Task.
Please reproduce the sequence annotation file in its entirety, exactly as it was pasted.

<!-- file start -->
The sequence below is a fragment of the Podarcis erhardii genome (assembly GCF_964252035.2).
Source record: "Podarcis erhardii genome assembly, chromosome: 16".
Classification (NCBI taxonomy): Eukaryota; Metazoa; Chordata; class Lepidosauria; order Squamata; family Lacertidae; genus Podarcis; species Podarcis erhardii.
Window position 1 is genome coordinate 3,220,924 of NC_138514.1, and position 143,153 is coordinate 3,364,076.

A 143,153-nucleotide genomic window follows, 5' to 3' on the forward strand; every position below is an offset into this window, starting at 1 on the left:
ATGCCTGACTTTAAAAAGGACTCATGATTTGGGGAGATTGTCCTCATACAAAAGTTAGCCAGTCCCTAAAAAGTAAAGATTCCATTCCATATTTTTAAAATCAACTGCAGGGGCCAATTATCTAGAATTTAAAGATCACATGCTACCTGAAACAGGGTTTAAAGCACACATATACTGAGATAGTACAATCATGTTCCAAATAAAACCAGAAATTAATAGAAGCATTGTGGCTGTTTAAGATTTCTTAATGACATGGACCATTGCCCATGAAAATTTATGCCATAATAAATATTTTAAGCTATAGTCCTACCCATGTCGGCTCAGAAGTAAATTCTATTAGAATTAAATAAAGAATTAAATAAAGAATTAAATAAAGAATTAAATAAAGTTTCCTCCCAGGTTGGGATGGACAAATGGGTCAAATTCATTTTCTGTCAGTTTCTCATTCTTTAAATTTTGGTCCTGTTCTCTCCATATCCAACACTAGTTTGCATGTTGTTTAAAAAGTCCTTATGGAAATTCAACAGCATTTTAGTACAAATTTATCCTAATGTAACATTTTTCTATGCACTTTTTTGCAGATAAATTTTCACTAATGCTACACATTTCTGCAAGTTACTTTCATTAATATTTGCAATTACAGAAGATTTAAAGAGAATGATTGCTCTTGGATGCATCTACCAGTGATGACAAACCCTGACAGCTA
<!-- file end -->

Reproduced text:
The sequence below is a fragment of the Podarcis erhardii genome (assembly GCF_964252035.2).
Source record: "Podarcis erhardii genome assembly, chromosome: 16".
Classification (NCBI taxonomy): Eukaryota; Metazoa; Chordata; class Lepidosauria; order Squamata; family Lacertidae; genus Podarcis; species Podarcis erhardii.
Window position 1 is genome coordinate 3,220,924 of NC_138514.1, and position 143,153 is coordinate 3,364,076.

A 143,153-nucleotide genomic window follows, 5' to 3' on the forward strand; every position below is an offset into this window, starting at 1 on the left:
ATGCCTGACTTTAAAAAGGACTCATGATTTGGGGAGATTGTCCTCATACAAAAGTTAGCCAGTCCCTAAAAAGTAAAGATTCCATTCCATATTTTTAAAATCAACTGCAGGGGCCAATTATCTAGAATTTAAAGATCACATGCTACCTGAAACAGGGTTTAAAGCACACATATACTGAGATAGTACAATCATGTTCCAAATAAAACCAGAAATTAATAGAAGCATTGTGGCTGTTTAAGATTTCTTAATGACATGGACCATTGCCCATGAAAATTTATGCCATAATAAATATTTTAAGCTATAGTCCTACCCATGTCGGCTCAGAAGTAAATTCTATTAGAATTAAATAAAGAATTAAATAAAGAATTAAATAAAGAATTAAATAAAGTTTCCTCCCAGGTTGGGATGGACAAATGGGTCAAATTCATTTTCTGTCAGTTTCTCATTCTTTAAATTTTGGTCCTGTTCTCTCCATATCCAACACTAGTTTGCATGTTGTTTAAAAAGTCCTTATGGAAATTCAACAGCATTTTAGTACAAATTTATCCTAATGTAACATTTTTCTATGCACTTTTTTGCAGATAAATTTTCACTAATGCTACACATTTCTGCAAGTTACTTTCATTAATATTTGCAATTACAGAAGATTTAAAGAGAATGATTGCTCTTGGATGCATCTACCAGTGATGACAAACCCTGACAGCTA